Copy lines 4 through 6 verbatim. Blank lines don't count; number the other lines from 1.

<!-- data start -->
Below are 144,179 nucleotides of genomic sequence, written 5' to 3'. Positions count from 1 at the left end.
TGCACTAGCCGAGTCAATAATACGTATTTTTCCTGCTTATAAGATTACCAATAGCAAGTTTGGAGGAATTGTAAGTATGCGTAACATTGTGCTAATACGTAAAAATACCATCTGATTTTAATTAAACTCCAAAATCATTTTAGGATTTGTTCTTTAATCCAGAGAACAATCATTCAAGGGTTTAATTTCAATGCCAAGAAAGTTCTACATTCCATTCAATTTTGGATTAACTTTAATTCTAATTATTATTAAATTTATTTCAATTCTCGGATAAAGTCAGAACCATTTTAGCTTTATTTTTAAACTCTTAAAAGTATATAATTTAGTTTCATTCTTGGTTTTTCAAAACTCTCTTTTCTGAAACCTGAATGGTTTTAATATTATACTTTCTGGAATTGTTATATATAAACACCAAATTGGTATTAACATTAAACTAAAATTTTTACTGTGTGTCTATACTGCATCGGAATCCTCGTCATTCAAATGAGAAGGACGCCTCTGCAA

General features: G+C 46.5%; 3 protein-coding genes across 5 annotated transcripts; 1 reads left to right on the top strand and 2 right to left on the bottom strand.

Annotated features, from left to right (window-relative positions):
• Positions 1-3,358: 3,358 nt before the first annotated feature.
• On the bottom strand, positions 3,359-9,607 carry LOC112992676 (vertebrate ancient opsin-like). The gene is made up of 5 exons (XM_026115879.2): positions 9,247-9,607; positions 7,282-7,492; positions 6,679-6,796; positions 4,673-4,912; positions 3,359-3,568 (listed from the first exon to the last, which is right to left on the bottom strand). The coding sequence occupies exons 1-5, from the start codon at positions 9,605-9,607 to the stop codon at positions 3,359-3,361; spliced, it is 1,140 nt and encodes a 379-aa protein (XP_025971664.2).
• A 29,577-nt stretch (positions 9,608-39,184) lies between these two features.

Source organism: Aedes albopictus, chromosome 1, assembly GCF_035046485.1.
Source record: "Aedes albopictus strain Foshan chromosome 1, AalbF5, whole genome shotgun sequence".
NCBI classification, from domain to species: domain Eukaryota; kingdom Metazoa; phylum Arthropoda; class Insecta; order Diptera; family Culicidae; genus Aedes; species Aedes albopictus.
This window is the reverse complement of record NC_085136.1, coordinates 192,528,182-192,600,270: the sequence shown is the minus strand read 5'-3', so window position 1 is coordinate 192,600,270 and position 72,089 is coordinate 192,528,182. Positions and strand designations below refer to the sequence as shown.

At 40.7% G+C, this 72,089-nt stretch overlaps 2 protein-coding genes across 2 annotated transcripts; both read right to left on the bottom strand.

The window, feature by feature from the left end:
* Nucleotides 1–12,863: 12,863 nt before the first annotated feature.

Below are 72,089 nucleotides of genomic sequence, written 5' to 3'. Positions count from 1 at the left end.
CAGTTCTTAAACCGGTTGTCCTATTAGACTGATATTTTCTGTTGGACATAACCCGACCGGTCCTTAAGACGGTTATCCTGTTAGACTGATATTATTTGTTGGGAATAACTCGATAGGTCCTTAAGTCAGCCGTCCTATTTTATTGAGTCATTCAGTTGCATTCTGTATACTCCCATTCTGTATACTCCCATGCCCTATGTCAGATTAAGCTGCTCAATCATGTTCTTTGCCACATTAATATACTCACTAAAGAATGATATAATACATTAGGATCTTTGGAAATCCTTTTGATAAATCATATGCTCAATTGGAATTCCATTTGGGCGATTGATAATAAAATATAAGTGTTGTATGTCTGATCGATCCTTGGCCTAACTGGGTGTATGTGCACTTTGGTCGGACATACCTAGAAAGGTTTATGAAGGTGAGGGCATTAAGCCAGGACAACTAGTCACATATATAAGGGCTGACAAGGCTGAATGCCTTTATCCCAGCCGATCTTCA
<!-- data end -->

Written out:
Annotated features, from left to right (window-relative positions):
• Positions 1-3,358: 3,358 nt before the first annotated feature.
• On the bottom strand, positions 3,359-9,607 carry LOC112992676 (vertebrate ancient opsin-like). The gene is made up of 5 exons (XM_026115879.2): positions 9,247-9,607; positions 7,282-7,492; positions 6,679-6,796; positions 4,673-4,912; positions 3,359-3,568 (listed from the first exon to the last, which is right to left on the bottom strand). The coding sequence occupies exons 1-5, from the start codon at positions 9,605-9,607 to the stop codon at positions 3,359-3,361; spliced, it is 1,140 nt and encodes a 379-aa protein (XP_025971664.2).